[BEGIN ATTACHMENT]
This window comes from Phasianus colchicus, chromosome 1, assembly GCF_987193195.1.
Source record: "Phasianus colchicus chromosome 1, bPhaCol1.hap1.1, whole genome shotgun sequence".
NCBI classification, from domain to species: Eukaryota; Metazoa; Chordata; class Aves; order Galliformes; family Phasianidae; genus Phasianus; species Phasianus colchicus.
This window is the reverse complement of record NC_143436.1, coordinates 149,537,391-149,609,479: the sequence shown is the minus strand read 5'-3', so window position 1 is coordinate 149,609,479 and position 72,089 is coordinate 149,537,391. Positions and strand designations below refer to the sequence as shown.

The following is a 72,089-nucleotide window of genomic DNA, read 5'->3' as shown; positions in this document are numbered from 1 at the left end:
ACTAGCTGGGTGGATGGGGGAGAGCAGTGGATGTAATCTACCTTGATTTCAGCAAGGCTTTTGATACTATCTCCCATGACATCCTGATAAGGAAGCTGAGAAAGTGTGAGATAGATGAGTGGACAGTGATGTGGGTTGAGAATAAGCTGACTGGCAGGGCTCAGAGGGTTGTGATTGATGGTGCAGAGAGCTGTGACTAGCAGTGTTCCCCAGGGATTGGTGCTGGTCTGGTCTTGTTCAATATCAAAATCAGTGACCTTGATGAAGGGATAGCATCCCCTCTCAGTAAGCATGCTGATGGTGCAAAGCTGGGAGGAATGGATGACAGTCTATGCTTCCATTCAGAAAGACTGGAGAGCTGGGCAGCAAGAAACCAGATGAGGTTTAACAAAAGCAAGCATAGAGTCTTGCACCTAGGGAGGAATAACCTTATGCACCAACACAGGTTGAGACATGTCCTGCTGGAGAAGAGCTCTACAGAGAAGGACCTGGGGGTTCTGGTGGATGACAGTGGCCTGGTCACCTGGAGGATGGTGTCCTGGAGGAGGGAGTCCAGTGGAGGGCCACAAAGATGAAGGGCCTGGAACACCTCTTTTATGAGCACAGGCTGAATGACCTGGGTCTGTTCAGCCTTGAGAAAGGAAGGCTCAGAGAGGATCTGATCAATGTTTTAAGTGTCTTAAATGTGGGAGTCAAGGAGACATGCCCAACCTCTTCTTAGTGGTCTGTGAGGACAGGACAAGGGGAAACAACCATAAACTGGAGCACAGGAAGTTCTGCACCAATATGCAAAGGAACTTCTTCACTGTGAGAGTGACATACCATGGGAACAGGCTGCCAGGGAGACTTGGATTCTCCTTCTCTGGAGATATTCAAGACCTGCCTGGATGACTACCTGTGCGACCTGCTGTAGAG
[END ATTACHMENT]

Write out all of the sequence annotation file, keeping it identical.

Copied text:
This window comes from Phasianus colchicus, chromosome 1, assembly GCF_987193195.1.
Source record: "Phasianus colchicus chromosome 1, bPhaCol1.hap1.1, whole genome shotgun sequence".
NCBI classification, from domain to species: Eukaryota; Metazoa; Chordata; class Aves; order Galliformes; family Phasianidae; genus Phasianus; species Phasianus colchicus.
This window is the reverse complement of record NC_143436.1, coordinates 149,537,391-149,609,479: the sequence shown is the minus strand read 5'-3', so window position 1 is coordinate 149,609,479 and position 72,089 is coordinate 149,537,391. Positions and strand designations below refer to the sequence as shown.

The following is a 72,089-nucleotide window of genomic DNA, read 5'->3' as shown; positions in this document are numbered from 1 at the left end:
ACTAGCTGGGTGGATGGGGGAGAGCAGTGGATGTAATCTACCTTGATTTCAGCAAGGCTTTTGATACTATCTCCCATGACATCCTGATAAGGAAGCTGAGAAAGTGTGAGATAGATGAGTGGACAGTGATGTGGGTTGAGAATAAGCTGACTGGCAGGGCTCAGAGGGTTGTGATTGATGGTGCAGAGAGCTGTGACTAGCAGTGTTCCCCAGGGATTGGTGCTGGTCTGGTCTTGTTCAATATCAAAATCAGTGACCTTGATGAAGGGATAGCATCCCCTCTCAGTAAGCATGCTGATGGTGCAAAGCTGGGAGGAATGGATGACAGTCTATGCTTCCATTCAGAAAGACTGGAGAGCTGGGCAGCAAGAAACCAGATGAGGTTTAACAAAAGCAAGCATAGAGTCTTGCACCTAGGGAGGAATAACCTTATGCACCAACACAGGTTGAGACATGTCCTGCTGGAGAAGAGCTCTACAGAGAAGGACCTGGGGGTTCTGGTGGATGACAGTGGCCTGGTCACCTGGAGGATGGTGTCCTGGAGGAGGGAGTCCAGTGGAGGGCCACAAAGATGAAGGGCCTGGAACACCTCTTTTATGAGCACAGGCTGAATGACCTGGGTCTGTTCAGCCTTGAGAAAGGAAGGCTCAGAGAGGATCTGATCAATGTTTTAAGTGTCTTAAATGTGGGAGTCAAGGAGACATGCCCAACCTCTTCTTAGTGGTCTGTGAGGACAGGACAAGGGGAAACAACCATAAACTGGAGCACAGGAAGTTCTGCACCAATATGCAAAGGAACTTCTTCACTGTGAGAGTGACATACCATGGGAACAGGCTGCCAGGGAGACTTGGATTCTCCTTCTCTGGAGATATTCAAGACCTGCCTGGATGACTACCTGTGCGACCTGCTGTAGAG